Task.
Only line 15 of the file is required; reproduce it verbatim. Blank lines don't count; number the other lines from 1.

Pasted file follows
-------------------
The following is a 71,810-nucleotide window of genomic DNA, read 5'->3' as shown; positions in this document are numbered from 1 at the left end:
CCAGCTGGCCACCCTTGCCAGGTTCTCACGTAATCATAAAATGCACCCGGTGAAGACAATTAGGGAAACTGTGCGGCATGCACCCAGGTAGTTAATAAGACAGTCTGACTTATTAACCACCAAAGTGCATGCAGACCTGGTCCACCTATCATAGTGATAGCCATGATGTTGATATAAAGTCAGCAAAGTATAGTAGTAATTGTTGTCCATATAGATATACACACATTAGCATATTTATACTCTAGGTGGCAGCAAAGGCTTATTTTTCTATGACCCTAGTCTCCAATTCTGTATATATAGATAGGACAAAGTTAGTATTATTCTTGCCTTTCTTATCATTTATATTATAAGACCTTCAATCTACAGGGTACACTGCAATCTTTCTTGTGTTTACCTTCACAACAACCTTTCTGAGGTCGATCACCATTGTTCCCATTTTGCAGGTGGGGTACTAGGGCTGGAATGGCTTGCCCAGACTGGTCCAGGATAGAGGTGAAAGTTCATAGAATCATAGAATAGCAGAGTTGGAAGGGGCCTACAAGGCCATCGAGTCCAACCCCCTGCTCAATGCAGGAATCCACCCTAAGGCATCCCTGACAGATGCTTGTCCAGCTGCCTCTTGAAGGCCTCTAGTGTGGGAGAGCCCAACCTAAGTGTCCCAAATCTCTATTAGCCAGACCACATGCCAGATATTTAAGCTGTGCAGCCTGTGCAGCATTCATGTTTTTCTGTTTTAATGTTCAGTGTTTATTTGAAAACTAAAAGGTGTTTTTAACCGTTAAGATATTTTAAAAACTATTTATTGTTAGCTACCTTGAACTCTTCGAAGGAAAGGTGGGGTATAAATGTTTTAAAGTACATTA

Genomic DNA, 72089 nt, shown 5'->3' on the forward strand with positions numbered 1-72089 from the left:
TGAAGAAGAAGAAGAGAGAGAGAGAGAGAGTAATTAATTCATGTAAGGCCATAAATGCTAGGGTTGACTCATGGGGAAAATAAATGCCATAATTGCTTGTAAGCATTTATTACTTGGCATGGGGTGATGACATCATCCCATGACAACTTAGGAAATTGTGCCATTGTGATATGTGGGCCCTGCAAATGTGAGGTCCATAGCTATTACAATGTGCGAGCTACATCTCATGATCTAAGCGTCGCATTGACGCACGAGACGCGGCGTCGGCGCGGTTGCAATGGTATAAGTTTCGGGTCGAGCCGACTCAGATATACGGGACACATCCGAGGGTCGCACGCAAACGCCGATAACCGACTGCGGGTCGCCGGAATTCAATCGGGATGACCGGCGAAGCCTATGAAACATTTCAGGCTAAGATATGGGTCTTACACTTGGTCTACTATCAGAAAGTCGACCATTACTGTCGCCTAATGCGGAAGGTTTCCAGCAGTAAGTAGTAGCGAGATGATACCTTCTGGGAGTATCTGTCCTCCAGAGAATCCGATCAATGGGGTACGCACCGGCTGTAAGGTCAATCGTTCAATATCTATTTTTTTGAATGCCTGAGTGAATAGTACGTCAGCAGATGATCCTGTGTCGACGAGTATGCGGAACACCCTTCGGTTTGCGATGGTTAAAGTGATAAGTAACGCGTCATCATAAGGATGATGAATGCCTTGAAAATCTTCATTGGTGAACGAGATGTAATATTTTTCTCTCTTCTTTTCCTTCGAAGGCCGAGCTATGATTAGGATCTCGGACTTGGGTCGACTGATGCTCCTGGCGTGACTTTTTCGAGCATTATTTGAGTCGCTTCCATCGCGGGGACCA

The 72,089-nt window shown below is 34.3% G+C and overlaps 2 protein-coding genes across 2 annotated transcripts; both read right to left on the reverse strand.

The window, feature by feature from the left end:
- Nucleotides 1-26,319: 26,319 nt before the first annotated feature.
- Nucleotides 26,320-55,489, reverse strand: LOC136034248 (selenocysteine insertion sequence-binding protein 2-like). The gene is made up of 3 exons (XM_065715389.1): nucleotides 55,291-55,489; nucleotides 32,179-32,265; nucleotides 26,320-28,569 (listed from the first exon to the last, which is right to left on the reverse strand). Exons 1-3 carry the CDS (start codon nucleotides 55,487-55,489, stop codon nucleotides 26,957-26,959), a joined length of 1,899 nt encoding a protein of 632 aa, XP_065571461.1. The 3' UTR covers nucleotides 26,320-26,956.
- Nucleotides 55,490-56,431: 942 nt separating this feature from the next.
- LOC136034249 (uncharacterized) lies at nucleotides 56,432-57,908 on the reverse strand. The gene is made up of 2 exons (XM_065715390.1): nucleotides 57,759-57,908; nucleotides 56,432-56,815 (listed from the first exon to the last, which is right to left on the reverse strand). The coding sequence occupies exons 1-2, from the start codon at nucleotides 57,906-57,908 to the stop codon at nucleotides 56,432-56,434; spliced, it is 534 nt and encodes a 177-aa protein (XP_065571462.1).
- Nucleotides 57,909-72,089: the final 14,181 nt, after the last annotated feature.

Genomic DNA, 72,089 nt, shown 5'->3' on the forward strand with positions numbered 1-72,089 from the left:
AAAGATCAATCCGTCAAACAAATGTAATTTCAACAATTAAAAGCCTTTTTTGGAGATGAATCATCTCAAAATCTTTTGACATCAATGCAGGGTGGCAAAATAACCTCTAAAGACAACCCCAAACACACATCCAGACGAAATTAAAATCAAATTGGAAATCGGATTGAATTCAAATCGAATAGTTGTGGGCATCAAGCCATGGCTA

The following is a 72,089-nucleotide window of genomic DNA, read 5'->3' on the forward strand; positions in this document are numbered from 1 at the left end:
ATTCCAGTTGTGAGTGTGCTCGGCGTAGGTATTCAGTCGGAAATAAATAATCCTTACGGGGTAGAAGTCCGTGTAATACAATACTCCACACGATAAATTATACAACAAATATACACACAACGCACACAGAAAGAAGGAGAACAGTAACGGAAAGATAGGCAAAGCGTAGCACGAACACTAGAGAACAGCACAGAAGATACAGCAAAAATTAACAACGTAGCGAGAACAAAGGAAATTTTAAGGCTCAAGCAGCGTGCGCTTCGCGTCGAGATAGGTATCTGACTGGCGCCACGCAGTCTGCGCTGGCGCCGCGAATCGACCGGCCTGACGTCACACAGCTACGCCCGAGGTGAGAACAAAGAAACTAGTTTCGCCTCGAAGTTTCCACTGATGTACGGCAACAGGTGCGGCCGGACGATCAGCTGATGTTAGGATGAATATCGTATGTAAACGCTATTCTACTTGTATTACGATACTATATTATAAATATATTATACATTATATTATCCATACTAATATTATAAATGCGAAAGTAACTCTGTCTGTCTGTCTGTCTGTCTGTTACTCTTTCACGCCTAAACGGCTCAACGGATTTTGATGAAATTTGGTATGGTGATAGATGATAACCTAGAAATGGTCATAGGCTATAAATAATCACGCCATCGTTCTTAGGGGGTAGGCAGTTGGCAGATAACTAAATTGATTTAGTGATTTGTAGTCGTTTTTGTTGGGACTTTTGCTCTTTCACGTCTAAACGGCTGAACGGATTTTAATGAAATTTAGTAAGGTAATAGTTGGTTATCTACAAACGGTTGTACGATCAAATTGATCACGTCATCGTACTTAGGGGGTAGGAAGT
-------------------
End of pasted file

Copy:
ATTCCAGTTGTGAGTGTGCTCGGCGTAGGTATTCAGTCGGAAATAAATAATCCTTACGGGGTAGAAGTCCGTGTAATACAATACTCCACACGATAAATTATACAACAAATATACACACAACGCACACAGAAAGAAGGAGAACAGTAACGGAAAGATAGGCAAAGCGTAGCACGAACACTAGAGAACAGCACAGAAGATACAGCAAAAATTAACAACGTAGCGAGAACAAAGGAAATTTTAAGGCTCAAGCAGCGTGCGCTTCGCGTCGAGATAGGTATCTGACTGGCGCCACGCAGTCTGCGCTGGCGCCGCGAATCGACCGGCCTGACGTCACACAGCTACGCCCGAGGTGAGAACAAAGAAACTAGTTTCGCCTCGAAGTTTCCACTGATGTACGGCAACAGGTGCGGCCGGACGATCAGCTGATGTTAGGATGAATATCGTATGTAAACGCTATTCTACTTGTATTACGATACTATATTATAAATATATTATACATTATATTATCCATACTAATATTATAAATGCGAAAGTAACTCTGTCTGTCTGTCTGTCTGTCTGTTACTCTTTCACGCCTAAACGGCTCAACGGATTTTGATGAAATTTGGTATGGTGATAGATGATAACCTAGAAATGGTCATAGGCTATAAATAATCACGCCATCGTTCTTAGGGGGTAGGCAGTTGGCAGATAACTAAATTGATTTAGTGATTTGTAGTCGTTTTTGTTGGGACTTTTGCTCTTTCACGTCTAAACGGCTGAACGGATTTTAATGAAATTTAGTAAGGTAATAGTTGGTTATCTACAAACGGTTGTACGATCAAATTGATCACGTCATCGTACTTAGGGGGTAGGAAGT